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Volunteers are helping those stranded by a blizzard in Southern California

AYESHA RASCOE, HOST:

The rainstorms pummeling California aren't the only weather woe in the state, where a state of emergency has been declared in roughly two dozen counties so far. Desperation has turned to anger for many people in the San Bernardino Mountains east of Los Angeles. Residents there continue to dig out from the freak blizzard there two weeks ago, and they say the county isn't doing enough to help. From member station KVCR in San Bernardino, Madison Aument reports.

MADISON AUMENT, BYLINE: Volunteers gather in a church parking lot at the base of the San Bernardino Mountains. The snow looks beautiful, but it's cut people off from vital supplies for weeks.

RITA NELSON: This is our donation drop-off point.

AUMENT: Rita Nelson has been organizing the relief.

NELSON: So people come, and companies and organizations come, and they're dropping off the food. And one way or another, we're getting it up to the mountain.

AUMENT: Like many of the volunteers, Nelson evacuated before the blizzard and hasn't been able to get home. The county has plowed hundreds of miles of roads, but many are only wide enough for one car and are difficult to maneuver. Many smaller roads are still snowed in or walled off with 10-foot piles the plows left behind. While people can't leave their homes, what has made it out are pleas for help, which tugged at Nelson.

NELSON: I'm not going to just sit here and watch and hear all these stories on Facebook and people texting and calling out for help. And you can't ignore that.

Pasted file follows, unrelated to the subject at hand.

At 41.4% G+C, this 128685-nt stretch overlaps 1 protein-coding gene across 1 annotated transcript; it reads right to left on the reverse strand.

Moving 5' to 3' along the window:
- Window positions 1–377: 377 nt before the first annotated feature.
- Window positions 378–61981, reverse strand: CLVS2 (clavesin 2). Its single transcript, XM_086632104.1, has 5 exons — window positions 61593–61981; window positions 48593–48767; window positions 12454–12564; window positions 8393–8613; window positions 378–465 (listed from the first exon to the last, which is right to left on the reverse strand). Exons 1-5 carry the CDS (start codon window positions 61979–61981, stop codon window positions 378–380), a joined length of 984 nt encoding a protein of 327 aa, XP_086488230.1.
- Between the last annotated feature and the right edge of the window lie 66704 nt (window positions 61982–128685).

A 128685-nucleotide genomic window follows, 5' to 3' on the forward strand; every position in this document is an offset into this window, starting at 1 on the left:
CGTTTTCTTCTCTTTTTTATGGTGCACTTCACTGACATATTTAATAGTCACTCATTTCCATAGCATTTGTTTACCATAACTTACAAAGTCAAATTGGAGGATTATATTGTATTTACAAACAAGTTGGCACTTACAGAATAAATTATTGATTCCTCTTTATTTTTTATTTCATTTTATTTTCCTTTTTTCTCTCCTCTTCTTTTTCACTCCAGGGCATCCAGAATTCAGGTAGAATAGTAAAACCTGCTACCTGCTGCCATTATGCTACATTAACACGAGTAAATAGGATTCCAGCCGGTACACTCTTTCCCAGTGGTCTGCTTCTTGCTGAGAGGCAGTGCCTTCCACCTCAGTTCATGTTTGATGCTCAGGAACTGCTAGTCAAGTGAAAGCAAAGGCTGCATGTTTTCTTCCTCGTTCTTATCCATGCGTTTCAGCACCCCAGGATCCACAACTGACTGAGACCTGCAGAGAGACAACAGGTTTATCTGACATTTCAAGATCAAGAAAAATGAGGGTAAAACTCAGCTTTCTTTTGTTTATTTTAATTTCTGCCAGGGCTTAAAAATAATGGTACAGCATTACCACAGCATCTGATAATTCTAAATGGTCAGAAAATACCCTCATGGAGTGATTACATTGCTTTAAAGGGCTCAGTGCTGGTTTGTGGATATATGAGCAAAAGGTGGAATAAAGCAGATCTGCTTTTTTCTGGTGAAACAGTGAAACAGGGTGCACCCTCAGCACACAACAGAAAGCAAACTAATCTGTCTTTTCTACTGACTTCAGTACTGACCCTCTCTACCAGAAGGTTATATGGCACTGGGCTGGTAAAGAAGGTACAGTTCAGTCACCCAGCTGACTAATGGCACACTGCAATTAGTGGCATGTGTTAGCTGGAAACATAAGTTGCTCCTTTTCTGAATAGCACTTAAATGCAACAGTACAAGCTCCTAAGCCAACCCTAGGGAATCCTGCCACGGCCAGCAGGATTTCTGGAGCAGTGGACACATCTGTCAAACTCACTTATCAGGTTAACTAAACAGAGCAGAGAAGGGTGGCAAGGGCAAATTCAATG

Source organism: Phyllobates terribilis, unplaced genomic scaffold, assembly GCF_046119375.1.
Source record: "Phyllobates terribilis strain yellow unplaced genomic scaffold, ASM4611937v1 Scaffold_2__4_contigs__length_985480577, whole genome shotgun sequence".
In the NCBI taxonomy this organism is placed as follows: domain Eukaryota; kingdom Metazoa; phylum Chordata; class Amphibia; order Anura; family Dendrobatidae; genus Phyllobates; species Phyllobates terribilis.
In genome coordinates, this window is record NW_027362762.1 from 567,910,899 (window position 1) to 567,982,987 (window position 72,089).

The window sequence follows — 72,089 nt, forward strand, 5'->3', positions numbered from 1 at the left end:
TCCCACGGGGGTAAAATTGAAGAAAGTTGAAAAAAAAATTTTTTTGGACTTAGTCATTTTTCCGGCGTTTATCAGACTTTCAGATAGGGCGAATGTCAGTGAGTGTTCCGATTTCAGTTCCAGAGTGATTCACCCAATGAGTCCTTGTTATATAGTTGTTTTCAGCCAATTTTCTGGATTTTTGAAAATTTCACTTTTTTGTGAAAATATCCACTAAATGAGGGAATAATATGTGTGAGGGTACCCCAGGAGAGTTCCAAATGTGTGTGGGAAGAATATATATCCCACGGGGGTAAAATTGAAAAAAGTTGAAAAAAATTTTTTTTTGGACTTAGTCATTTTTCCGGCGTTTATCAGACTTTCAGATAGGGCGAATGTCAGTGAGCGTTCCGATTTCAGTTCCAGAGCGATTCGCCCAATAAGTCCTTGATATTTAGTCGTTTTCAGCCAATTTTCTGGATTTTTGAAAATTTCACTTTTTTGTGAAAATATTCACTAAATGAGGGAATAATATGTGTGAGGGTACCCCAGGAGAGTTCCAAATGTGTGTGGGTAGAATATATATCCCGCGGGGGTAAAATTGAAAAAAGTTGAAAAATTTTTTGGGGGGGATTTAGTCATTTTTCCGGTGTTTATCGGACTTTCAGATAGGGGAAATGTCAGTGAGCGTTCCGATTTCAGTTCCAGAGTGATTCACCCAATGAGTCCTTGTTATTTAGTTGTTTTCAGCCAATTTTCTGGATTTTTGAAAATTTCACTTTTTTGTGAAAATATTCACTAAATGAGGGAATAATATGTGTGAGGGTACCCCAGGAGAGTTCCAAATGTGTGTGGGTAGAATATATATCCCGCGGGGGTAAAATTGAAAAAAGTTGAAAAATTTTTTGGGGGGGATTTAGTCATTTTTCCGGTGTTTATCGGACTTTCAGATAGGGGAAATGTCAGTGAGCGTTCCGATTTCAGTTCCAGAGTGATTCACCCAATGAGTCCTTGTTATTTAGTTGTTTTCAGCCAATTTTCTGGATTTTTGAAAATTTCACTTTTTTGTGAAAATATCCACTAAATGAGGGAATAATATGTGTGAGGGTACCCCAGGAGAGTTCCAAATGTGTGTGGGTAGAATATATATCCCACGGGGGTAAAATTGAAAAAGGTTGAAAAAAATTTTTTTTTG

AUMENT: Some 25 volunteers who found each other via social media have jumped into action.

(SOUNDBITE OF TRUCK BEEPING)

AUMENT: In the church parking lot, a volunteer backs up a big delivery truck. Others load cases of bottled water, food, snow shovels and other supplies into the back.

UNIDENTIFIED PERSON: Folks are stranded out here.

AUMENT: The driver heads to the San Bernardino Airport, where helicopters wait to fly the supplies up the mountain.

(CROSSTALK)

AUMENT: Inside a hangar, yet more volunteers weigh the donations to calibrate each helicopter's load. This part of the operation is run by the California Disaster Airlift Response Team, or CalDART. It's a nonprofit, all-volunteer group of pilots who fly their own helicopters.

PAUL MARSHALL: Our focus area today is SkyPark because the roads are worst in SkyPark.

AUMENT: Paul Marshall is CalDART's president.

MARSHALL: They still can't get as easily into that area.

AUMENT: The helicopters are a lot faster and more agile than trucks. Ron Lovick is an incident commander with CalDART.

RON LOVICK: We can leave this airport, and we could be anywhere on that mountain in 15 minutes, and we can be right where it's needed.

AUMENT: Like where Kevin Conners lives, in the small mountain town of Crestline - population about 9,000. He was able to crawl out of a window and trudge from his home to a grocery store. The store's roof had collapsed, but he was able to get food.

KEVIN CONNERS: There's no one that's ever walked up to my door or to our neighbor's doors.

AUMENT: Conners feels like county officials have abandoned him.

CONNERS: I know they say they're going door to door, but they haven't looked at this street ever.

AUMENT: The frustration is understandable, says San Bernardino County Sheriff Shannon Dicus. He's leading the storm response and says residents need to understand that in an emergency, there are priorities.

SHANNON DICUS: We've got to find those folks that are truly in dire need. If you're worried about, you know, your driveway getting plowed, those things become secondary, even though we're making great strides as a county.

AUMENT: San Bernardino has set up a hotline, food distribution sites and two shelters. Firefighters say they're going door to door to check for gas leaks. Meanwhile, CalDART volunteers plan to fly in supplies as long as they're needed.

For NPR News, I'm Madison Aument in San Bernardino.

(SOUNDBITE OF SKINSHAPE'S "MANDALA") Transcript provided by NPR, Copyright NPR.

Madison Aument
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